top of page


They are each faced with their own obstacles, their own hills to climb. We can only ask of them to do what they can do and not force them to do what they cannot. With love and safety, Mia has overcome much after being rescued, along with several other Borzoi, from the China meat market in 2018.
“When I let her out in the yard for the first time, she was too terrified to come back into the house. It turned out that she was afraid of the pool flamingo. She wouldn’t walk through a doorway if anyone was standing in it or near it, or if the door wasn’t open wide. In the house, she stayed in the back of her crate where she accumulated toys and shoes. I had to tip it up to get her out so she could go in the yard. She never had an accident in the house.
She was afraid of people, even me. When I petted her, she would lower her head and stiffen up. She soon bonded with Nikolai and was happy grew more confident; she even became a counter thief! But Nik died in 2020, leaving her alone again. She moved into his crate, didn’t want to come out, and lost interest in eating. She needed a companion, so I adopted Zoya. They get along well, but Mia seems to prefer male dogs.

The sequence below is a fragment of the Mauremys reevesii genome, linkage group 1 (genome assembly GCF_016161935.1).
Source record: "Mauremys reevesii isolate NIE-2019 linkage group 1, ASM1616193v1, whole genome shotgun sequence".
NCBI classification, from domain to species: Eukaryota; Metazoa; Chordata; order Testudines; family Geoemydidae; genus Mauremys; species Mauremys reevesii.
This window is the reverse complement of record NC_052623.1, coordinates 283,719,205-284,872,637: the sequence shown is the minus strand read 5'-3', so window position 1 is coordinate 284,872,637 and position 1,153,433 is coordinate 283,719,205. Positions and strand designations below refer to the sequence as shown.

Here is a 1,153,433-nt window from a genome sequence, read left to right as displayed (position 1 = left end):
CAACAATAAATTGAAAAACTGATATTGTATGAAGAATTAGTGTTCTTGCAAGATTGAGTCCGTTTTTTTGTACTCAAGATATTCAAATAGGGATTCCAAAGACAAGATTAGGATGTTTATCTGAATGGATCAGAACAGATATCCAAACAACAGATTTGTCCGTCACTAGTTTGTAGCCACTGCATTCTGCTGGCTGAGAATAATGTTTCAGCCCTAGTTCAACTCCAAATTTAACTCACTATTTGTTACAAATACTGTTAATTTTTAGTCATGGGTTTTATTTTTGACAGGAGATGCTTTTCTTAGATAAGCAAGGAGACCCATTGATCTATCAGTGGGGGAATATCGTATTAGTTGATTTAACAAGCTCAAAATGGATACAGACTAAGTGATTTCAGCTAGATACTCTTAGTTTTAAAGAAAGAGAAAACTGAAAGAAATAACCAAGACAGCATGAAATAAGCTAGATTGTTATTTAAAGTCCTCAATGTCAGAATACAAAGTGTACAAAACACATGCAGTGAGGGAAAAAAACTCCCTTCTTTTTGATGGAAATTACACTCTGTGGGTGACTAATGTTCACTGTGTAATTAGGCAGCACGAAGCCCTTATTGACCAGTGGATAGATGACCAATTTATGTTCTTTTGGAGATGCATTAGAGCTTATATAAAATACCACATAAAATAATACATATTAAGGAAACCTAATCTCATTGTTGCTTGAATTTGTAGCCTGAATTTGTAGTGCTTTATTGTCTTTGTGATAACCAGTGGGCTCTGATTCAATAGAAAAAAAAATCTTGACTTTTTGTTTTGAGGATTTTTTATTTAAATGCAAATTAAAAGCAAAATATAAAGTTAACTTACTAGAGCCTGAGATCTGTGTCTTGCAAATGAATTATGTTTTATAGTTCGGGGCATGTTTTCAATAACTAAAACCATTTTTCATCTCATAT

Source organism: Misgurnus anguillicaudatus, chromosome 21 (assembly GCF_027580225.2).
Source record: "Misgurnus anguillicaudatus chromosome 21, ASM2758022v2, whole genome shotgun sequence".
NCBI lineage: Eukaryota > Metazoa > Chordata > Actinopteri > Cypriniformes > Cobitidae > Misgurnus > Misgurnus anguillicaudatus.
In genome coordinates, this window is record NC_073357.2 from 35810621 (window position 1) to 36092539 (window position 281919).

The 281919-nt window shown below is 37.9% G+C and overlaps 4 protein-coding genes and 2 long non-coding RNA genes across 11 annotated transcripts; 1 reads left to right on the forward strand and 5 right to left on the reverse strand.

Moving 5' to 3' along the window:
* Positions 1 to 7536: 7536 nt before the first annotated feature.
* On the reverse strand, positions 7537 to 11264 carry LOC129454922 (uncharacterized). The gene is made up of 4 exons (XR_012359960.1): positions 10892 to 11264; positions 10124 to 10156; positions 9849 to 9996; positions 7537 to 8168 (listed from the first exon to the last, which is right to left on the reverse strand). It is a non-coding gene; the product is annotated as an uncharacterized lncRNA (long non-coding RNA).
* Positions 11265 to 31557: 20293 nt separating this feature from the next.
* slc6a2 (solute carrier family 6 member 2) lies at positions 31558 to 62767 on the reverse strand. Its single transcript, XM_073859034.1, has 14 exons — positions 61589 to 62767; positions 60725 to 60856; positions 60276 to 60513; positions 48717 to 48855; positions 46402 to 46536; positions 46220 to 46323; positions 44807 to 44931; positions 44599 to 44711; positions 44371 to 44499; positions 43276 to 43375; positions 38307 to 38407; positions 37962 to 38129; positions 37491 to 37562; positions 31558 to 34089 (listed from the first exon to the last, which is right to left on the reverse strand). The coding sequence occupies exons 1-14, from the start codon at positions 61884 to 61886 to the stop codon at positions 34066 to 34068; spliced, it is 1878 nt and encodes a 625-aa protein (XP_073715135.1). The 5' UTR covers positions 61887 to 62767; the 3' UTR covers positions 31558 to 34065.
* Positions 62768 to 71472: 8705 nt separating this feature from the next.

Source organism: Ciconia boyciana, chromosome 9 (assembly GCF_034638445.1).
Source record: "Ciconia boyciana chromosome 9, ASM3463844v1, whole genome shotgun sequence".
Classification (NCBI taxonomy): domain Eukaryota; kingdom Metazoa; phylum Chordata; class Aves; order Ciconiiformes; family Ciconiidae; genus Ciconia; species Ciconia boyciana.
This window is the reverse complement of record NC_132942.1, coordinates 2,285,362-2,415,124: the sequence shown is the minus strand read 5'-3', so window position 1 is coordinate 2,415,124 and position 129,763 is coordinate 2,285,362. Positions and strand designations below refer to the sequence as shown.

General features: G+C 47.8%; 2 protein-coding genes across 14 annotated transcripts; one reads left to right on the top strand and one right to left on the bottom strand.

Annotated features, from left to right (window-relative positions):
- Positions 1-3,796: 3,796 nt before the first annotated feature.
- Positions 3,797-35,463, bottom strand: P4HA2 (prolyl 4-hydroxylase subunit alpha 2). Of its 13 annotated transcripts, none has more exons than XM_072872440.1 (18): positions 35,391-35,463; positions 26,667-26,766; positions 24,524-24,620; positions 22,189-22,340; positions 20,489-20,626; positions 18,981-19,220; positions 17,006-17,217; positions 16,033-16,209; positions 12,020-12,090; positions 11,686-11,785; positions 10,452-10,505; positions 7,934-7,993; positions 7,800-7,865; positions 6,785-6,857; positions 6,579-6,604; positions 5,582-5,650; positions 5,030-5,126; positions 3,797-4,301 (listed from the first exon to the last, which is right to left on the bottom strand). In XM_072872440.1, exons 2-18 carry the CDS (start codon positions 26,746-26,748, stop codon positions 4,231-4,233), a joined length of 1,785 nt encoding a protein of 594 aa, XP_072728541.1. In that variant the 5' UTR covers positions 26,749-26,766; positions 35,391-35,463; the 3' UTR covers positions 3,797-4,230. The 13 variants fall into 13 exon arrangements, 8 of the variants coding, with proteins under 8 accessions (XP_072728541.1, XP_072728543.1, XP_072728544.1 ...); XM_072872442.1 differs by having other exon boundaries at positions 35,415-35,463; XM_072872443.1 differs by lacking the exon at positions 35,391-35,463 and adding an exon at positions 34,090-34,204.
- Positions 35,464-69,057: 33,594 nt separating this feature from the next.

Two years ago she jumped on a bed for the first time. When she jumped down, she slipped on a rug, flailed, and hit a front leg on the bed frame. She went bravely through surgery, healed well, and walks as beautifully as ever. My husband calls her "bunny" because when her ears perk, they look like rabbit ears. She never learned to play with toys, but we buy her bunny stuffies anyways.
Mia still spends most of her time upstairs (where Zoya won’t venture) but now when she hears sounds outside, she runs downstairs and begins barking at anyone outside the window. It’s hard to believe that she was the frightened girlie who would not come out of her crate.
Mia would not be here had NBRF not rescued her. Thank you to everyone who helped her find the life she deserves.”

Mia and her beloved Nikki

bottom of page